To discuss this issue correctly, Olli, we must first agree on what we're discussing. You and those who say "just make your free throws" are addressing a point -- but it's not my point. I am not interested in the results of Hack-a; that is, whether they make the free throws or not. That's a secondary issue. The main issue, to me, is the tactic itself. I am against anything that impedes the flow of the game, including the incessant timeouts that occur, especially during the playoffs. Basketball is the only team sport in the world that has a natural flow between being on offense and being on defense. You team shoots, and whether the ball goes in or not, you then have to retreat and play defense. And, vice versa. That flow is an important part of the game's beauty. It is what allows players to display their incredible gifts, both athletic and cerebral. Interrupting that flow, no matter the reason, takes away from the game.
No Children Shall Lead Them. From Hamish Alexander:
I was just thinking about the value of veteran play while watching Paul Pierce hitting his game winner. When was the last time a team won the championship without a single player on the roster with championship experience? 1946?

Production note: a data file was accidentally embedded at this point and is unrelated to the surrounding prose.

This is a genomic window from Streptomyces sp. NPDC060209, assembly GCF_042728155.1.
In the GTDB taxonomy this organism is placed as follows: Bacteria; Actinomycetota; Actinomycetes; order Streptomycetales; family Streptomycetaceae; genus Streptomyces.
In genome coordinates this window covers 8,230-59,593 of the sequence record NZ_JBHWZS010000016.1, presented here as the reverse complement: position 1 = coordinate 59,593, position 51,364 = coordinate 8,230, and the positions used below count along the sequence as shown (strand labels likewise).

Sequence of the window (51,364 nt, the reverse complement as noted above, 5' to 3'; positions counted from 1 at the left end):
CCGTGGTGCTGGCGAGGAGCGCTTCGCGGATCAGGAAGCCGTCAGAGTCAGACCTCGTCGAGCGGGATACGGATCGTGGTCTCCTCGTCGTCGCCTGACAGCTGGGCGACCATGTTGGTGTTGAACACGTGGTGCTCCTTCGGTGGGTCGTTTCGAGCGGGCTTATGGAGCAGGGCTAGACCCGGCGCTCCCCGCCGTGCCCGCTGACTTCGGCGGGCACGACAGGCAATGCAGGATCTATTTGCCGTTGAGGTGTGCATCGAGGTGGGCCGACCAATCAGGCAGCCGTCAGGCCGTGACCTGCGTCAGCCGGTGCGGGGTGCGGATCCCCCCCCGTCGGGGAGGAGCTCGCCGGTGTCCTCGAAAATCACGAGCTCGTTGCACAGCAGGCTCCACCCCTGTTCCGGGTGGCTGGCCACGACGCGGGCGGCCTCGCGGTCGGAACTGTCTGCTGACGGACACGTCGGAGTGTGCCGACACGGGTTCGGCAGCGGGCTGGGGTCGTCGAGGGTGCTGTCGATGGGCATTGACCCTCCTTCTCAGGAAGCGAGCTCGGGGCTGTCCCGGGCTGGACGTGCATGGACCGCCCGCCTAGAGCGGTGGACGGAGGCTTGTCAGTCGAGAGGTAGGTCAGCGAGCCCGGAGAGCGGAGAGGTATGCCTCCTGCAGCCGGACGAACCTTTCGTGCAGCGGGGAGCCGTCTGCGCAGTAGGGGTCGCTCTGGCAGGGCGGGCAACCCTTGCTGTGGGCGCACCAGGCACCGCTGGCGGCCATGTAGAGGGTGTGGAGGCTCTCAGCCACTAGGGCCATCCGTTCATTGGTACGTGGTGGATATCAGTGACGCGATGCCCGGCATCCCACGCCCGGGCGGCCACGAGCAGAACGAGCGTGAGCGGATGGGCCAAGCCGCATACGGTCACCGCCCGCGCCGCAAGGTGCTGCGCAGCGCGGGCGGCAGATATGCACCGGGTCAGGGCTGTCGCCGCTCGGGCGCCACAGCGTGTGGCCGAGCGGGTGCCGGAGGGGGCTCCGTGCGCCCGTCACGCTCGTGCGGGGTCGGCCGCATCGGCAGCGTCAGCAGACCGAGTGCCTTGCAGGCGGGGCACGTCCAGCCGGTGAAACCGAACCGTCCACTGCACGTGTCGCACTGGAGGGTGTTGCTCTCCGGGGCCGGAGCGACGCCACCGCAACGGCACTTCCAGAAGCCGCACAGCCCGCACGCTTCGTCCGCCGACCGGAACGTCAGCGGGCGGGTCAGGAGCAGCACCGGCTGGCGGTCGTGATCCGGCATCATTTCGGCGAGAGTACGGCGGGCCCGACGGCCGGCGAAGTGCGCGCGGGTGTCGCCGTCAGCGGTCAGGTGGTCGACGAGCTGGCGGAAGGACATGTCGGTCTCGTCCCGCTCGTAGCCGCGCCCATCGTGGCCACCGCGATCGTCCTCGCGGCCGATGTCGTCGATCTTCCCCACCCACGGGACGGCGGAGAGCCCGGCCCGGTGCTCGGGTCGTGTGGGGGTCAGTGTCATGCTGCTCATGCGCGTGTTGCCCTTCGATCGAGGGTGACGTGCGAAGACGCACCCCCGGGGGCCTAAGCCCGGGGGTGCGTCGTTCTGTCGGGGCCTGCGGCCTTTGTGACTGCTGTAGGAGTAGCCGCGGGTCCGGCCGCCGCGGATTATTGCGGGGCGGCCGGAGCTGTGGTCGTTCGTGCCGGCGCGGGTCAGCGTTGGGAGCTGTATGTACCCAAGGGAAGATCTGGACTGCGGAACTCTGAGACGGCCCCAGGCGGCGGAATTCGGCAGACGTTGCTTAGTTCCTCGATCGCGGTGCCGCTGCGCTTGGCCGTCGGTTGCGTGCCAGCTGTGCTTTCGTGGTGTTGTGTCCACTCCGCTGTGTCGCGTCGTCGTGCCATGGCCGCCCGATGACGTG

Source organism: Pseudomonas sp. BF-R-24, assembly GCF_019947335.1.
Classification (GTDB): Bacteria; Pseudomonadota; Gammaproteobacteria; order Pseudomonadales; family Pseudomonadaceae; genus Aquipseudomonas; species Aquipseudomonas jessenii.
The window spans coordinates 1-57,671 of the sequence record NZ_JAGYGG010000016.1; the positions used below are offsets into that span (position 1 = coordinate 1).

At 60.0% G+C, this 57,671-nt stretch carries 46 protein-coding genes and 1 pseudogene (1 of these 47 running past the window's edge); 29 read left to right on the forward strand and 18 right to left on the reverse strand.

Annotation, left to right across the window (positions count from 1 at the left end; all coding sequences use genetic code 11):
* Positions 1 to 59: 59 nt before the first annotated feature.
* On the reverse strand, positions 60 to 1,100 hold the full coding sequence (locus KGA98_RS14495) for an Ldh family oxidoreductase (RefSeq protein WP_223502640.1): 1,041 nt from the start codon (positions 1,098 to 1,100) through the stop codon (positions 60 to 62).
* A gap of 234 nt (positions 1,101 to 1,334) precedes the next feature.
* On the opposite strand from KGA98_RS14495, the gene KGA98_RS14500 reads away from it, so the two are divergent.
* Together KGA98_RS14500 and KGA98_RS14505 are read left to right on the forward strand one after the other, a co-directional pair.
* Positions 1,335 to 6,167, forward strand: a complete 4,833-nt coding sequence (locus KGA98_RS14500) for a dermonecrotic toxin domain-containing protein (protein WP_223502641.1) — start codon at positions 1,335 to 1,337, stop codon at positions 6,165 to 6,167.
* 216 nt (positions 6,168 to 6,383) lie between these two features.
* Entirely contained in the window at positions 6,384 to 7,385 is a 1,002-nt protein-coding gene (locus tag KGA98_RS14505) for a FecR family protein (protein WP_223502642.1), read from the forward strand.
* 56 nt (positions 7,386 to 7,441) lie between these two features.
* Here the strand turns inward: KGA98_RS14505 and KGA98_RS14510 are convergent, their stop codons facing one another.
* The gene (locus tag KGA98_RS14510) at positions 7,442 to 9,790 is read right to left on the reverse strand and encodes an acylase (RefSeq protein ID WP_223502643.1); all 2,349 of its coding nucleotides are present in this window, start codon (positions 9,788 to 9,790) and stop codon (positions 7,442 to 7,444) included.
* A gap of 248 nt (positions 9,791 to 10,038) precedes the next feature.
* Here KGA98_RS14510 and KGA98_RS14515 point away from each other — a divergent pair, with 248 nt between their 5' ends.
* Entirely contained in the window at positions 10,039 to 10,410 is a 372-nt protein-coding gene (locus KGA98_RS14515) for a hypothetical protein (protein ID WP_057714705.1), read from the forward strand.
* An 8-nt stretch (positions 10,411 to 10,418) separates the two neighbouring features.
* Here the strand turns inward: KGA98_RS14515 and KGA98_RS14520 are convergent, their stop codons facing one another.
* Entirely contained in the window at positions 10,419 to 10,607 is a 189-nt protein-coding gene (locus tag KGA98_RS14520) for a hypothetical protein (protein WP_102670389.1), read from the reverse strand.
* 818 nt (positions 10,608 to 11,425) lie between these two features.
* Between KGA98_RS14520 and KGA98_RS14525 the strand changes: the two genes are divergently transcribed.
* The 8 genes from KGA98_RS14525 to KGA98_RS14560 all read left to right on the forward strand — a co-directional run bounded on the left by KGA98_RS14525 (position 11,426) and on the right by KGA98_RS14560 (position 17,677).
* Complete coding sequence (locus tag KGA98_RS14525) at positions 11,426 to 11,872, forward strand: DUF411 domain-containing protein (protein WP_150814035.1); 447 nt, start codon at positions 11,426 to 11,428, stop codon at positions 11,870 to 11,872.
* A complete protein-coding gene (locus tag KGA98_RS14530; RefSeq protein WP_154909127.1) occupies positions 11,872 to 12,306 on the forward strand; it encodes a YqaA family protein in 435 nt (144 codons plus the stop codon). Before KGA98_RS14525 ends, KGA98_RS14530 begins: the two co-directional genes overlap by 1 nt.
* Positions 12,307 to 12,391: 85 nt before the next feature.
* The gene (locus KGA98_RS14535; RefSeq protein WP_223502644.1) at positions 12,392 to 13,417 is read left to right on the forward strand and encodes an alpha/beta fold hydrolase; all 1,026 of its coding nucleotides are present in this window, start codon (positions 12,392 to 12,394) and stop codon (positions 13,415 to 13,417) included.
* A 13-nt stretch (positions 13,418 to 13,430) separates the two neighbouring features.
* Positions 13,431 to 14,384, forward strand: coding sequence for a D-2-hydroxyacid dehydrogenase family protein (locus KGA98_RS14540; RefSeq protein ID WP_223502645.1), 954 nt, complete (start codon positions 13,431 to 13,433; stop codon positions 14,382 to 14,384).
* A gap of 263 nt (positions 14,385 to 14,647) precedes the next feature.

Actually, it isn't that long at all, Hamish -- which surprised me, too. The Mavericks won it all in 2011 without one player that had won a ring before. Several players on the roster -- Jason Kidd (2002 and '03, New Jersey) Dirk Nowitzki and Jason Terry (Dallas, '06) and Sasha Pavlovic ('07, Cleveland) -- had been on teams that reached The Finals before, but none of them broke through until '11.
No Justise, no peace. From Jonny Elishayev:
What do you think of Justise Winslow in a Knick uniform? Great two-way versatile player that can get the job done on both sides of the court. Slasher, great defender, rebounds well for his position, strong when attacking the basket and finishes well. His offense has a lot of potential we saw in the tournament how he shot 41% from behind the arc. Reminds me a lot of Kawhi Leonard and potential to be a better version of Harden because of his defense.